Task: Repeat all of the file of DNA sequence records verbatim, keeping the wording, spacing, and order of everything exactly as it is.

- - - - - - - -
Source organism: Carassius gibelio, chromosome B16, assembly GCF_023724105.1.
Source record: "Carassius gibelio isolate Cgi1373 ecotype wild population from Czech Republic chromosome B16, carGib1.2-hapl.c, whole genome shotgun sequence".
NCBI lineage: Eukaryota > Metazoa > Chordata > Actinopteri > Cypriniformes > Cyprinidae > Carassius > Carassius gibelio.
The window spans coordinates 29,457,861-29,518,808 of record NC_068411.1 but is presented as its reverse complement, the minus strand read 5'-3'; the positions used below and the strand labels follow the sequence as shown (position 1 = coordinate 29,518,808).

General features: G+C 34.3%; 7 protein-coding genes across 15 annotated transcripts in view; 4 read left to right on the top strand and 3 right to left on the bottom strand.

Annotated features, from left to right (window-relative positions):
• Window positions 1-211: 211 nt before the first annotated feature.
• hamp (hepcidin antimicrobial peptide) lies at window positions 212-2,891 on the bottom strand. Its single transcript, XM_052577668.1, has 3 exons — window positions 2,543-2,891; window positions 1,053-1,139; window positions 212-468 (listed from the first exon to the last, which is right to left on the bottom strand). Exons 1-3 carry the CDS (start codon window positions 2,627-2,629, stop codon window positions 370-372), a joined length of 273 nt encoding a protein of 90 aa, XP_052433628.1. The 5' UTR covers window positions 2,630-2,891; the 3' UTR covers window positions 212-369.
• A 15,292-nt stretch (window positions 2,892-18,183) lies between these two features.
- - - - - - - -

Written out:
Source organism: Carassius gibelio, chromosome B16, assembly GCF_023724105.1.
Source record: "Carassius gibelio isolate Cgi1373 ecotype wild population from Czech Republic chromosome B16, carGib1.2-hapl.c, whole genome shotgun sequence".
NCBI lineage: Eukaryota > Metazoa > Chordata > Actinopteri > Cypriniformes > Cyprinidae > Carassius > Carassius gibelio.
The window spans coordinates 29,457,861-29,518,808 of record NC_068411.1 but is presented as its reverse complement, the minus strand read 5'-3'; the positions used below and the strand labels follow the sequence as shown (position 1 = coordinate 29,518,808).

General features: G+C 34.3%; 7 protein-coding genes across 15 annotated transcripts in view; 4 read left to right on the top strand and 3 right to left on the bottom strand.

Annotated features, from left to right (window-relative positions):
• Window positions 1-211: 211 nt before the first annotated feature.
• hamp (hepcidin antimicrobial peptide) lies at window positions 212-2,891 on the bottom strand. Its single transcript, XM_052577668.1, has 3 exons — window positions 2,543-2,891; window positions 1,053-1,139; window positions 212-468 (listed from the first exon to the last, which is right to left on the bottom strand). Exons 1-3 carry the CDS (start codon window positions 2,627-2,629, stop codon window positions 370-372), a joined length of 273 nt encoding a protein of 90 aa, XP_052433628.1. The 5' UTR covers window positions 2,630-2,891; the 3' UTR covers window positions 212-369.
• A 15,292-nt stretch (window positions 2,892-18,183) lies between these two features.